Some small amount of Hires had been bottled as far back as 1905 and Hires had been supplying root beer syrup to soda fountains since the ‘80s.  But the familiar yellow package of extract for home-use in making root beer, selling 65 million gallons annually, was the main prop of the company’s business.

The Great Decision

The argument continued for days with the two opposing points of view clashing constantly.  The chief proponent of continuing the home-use extract as the primary Hires product held to his quite attractive contention, ‘You can’t throw a two million dollar business out the window.’  But others pointed out home-use extract competed with the carbonated product and was not of standard quality and flavor when made at home.  If Hires was to go into full-scale production on a finished ready-to-drink beverage, their merchandising and advertising efforts must be placed behind such a product.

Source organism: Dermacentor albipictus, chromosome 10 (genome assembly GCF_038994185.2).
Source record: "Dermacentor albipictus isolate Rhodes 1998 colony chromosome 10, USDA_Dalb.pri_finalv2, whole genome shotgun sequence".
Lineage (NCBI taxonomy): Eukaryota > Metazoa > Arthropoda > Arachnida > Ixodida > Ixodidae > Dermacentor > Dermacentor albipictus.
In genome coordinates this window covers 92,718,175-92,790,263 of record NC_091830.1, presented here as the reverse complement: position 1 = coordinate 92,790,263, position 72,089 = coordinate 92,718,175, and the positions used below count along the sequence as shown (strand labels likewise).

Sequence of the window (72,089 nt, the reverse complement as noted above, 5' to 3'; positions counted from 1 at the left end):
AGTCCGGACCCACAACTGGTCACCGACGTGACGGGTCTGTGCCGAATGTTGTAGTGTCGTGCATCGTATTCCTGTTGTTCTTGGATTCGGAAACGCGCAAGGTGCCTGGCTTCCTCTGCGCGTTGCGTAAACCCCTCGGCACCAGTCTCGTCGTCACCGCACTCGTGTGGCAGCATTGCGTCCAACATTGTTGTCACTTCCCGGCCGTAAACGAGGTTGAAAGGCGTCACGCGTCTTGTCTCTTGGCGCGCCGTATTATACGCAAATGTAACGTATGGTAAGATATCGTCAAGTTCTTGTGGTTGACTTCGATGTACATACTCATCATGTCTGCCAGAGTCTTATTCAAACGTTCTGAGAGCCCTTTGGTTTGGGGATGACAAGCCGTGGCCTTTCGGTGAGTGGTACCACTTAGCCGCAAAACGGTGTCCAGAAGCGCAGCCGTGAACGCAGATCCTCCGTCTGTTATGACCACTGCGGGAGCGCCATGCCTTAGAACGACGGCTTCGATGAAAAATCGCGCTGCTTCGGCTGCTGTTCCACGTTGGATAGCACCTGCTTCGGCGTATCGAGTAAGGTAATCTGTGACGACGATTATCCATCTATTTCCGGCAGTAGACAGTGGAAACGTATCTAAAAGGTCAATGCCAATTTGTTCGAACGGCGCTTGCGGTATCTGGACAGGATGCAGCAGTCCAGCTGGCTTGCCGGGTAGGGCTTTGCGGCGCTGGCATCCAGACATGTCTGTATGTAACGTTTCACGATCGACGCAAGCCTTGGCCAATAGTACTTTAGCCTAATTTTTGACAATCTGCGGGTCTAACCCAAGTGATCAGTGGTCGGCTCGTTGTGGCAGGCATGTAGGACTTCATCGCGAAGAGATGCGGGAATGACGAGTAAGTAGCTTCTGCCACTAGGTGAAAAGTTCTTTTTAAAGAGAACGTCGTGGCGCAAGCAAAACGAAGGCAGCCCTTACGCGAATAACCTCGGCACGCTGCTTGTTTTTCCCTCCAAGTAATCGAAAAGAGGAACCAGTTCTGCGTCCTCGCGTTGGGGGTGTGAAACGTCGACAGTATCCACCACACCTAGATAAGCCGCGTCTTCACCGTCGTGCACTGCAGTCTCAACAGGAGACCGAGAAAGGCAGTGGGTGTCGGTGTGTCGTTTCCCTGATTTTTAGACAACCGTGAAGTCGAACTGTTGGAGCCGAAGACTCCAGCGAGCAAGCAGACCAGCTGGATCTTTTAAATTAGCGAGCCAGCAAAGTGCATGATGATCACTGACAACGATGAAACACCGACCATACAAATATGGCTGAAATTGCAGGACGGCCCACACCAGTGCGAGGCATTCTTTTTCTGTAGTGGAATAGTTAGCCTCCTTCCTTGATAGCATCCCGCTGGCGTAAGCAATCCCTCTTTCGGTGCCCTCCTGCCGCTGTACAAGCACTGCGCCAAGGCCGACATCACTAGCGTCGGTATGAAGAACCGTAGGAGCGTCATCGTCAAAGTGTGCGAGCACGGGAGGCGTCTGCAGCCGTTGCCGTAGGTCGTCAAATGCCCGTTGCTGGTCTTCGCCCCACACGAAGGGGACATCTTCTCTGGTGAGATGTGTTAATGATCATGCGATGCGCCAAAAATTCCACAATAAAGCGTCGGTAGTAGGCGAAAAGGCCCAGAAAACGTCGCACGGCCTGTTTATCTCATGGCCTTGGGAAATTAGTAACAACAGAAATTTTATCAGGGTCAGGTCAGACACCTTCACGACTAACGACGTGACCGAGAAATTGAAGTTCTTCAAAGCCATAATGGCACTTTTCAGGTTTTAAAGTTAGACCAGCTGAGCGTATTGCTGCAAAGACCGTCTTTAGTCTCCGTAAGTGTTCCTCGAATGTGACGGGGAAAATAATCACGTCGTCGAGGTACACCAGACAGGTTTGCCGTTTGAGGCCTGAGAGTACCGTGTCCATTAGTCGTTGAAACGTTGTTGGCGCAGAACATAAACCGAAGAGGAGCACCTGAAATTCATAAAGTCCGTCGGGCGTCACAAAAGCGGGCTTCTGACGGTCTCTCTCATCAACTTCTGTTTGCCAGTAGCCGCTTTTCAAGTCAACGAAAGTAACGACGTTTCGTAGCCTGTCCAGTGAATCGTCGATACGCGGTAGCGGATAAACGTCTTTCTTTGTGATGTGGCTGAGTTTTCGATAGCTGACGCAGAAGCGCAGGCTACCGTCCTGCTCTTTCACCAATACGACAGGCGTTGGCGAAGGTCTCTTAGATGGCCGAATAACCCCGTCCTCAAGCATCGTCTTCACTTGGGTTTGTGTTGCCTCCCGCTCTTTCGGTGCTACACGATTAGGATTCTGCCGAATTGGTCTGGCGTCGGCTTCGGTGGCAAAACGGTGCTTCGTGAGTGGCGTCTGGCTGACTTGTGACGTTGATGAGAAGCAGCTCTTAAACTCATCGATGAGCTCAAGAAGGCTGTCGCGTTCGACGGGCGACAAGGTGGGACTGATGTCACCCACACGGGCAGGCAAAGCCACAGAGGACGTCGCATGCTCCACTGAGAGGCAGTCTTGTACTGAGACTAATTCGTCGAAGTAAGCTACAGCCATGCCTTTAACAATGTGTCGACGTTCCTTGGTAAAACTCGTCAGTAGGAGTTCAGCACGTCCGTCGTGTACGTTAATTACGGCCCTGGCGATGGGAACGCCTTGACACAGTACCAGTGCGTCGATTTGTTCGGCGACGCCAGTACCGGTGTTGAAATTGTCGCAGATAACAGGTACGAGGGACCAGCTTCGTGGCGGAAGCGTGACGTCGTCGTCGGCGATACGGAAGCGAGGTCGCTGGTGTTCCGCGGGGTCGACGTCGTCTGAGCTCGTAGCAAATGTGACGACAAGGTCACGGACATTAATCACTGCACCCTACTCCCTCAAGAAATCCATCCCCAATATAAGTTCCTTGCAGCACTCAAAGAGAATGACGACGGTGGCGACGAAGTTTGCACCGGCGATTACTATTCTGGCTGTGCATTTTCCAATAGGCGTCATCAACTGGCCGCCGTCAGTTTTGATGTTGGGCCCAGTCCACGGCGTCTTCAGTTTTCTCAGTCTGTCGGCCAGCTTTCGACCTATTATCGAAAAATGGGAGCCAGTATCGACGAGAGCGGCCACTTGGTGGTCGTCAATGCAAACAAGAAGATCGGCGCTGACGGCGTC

When the conference ended the most important decision in Hires history was made.  Hires was to be a ready-to-drink beverage.  It was a hard decision – actually one of the most momentous yet least publicized decisions ever made in the beverage industry.

It was a decision that could have written the Hires company out of business and Hires’ would have been remembered only as the creator of root beer and the maker of a product of paramount purity, but those thoughts, too, would have passed away with the times.  This happened just over ten years ago.

Fast Action

Once the decision was made aggressive action was needed immediately.  A test plant was put into operation.  It was of vital importance that correct methods could be found to make a product flavored with real root juices on a large scale.  The accompanying problems of sales and distribution were met and standardized.  1936 was a year of trial.

There were those who for a while stubbornly clung to the idea of home-use extract as the major item, those who hoped for the return of the little yellow package as the head of the Hires line.  But meanwhile, plans for the promotion of bottled root beer were sweeping ahead.  A dynamic advertising campaign supported the new program.